Benchley, a newspaper columnist who writes on issues of etiquette, receives a telephone call from two men working deep in a manhole, they who are arguing about what to do if a woman fell ... See full summary »
James P. Burtis,
A dance of shapes. A title card tells us this is an experiment in conveying the mental images of music in a visual form. Liszt's "Second Hungarian Rhapsody" is the music. The shapes, all ... See full summary »
This short film provides a brief introduction to Bob Wills and the rise in popularity of his western swing music. Wills and His Texas Playboys perform a handful of songs in various set pieces, including their big hit "San Antonio Rose."
Betty's father has an invention that looks like a fancy camera; it emits an ultra-lavender ray that temporarily rids the ray's target of inhibitions. To test it, Betty's father zaps Charley... See full summary »
At the psychoanalytic clinic, the doctor is interviewing a patient whose presenting problem is a fear of falling off of low objects. The rather baffled doctor asks the patient to fill in a questionnaire. Then another patient arrives for a first appointment, a Mr. Ostegraf. He is the doctor's spitting image. Both doctor and patient, though they try not to show it, are unnerved. Soon, more than information is exchanged.Written by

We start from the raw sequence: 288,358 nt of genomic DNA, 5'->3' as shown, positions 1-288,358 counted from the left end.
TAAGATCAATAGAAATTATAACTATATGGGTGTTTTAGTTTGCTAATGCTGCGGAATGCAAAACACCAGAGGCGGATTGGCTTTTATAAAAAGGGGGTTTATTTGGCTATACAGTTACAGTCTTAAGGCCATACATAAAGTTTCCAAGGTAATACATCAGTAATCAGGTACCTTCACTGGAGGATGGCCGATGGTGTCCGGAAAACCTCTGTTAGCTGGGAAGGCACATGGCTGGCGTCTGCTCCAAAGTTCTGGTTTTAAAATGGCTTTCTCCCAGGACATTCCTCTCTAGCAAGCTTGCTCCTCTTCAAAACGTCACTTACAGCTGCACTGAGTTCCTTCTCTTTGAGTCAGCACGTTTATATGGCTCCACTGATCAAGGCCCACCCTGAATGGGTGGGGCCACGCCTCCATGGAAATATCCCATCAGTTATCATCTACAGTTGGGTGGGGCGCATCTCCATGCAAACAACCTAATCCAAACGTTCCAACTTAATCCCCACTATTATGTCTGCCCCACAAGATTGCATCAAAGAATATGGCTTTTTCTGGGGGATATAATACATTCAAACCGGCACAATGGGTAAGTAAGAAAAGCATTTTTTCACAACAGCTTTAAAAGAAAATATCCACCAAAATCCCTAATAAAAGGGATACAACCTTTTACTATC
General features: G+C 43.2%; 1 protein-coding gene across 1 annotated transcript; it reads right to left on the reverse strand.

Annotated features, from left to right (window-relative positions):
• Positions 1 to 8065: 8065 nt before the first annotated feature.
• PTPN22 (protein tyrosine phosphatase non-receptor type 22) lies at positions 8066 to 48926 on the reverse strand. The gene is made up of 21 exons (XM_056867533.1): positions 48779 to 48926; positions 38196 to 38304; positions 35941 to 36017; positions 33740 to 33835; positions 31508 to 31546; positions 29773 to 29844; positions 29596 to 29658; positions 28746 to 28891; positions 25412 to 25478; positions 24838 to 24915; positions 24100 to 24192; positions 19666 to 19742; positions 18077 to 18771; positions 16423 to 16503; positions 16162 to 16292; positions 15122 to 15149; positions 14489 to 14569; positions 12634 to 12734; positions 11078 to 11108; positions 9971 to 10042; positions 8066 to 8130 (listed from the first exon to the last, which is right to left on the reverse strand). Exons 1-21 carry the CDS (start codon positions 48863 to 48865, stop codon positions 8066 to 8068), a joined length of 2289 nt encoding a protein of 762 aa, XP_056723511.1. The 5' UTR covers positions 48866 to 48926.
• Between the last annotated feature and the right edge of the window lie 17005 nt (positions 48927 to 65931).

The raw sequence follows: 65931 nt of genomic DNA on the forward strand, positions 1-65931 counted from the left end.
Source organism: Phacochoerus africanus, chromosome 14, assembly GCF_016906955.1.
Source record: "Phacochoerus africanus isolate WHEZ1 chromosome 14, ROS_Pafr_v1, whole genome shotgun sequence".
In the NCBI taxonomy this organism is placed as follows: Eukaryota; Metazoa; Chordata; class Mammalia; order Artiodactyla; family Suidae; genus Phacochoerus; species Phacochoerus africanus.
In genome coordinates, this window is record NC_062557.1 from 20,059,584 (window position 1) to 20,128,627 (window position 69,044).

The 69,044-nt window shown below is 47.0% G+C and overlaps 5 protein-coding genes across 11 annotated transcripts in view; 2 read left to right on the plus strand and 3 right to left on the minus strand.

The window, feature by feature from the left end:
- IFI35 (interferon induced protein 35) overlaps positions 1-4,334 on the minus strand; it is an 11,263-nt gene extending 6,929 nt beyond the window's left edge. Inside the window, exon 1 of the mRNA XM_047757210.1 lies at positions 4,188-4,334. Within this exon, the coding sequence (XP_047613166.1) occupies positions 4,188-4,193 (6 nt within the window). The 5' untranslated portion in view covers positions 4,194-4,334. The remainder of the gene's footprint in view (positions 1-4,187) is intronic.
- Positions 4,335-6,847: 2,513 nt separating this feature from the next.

Decent short has Robert Benchley playing a psychoanalyst who gets his toughest case when a look-alike named Mr. Ostegraft (also played by Benchley) comes in with a problem. These Benchley shorts have always been hit and miss with me and I'm not going to lie because the majority of them were misses. This one here certainly isn't the best but at the same time it's far from the worst. I actually thought the first few minutes of the film were entertaining as Benchley is trying to find the cure for another troubled man and the man's "problem" is that he's scared to fall off small heights. The second portion is when the trick shots come as we get both characters being played by Benchley. These early split screens were fairly well done but the print shown on TCM makes it obvious where the editing is taken place because the Mr. Ostegraf portion of the frame is a tad bit darker than the other side of the frame. These trick shots kept me interesting in the technical side of the film but it really didn't make me laugh or keep me that entertained in the "story" being told. The film ends on a cute twist though.
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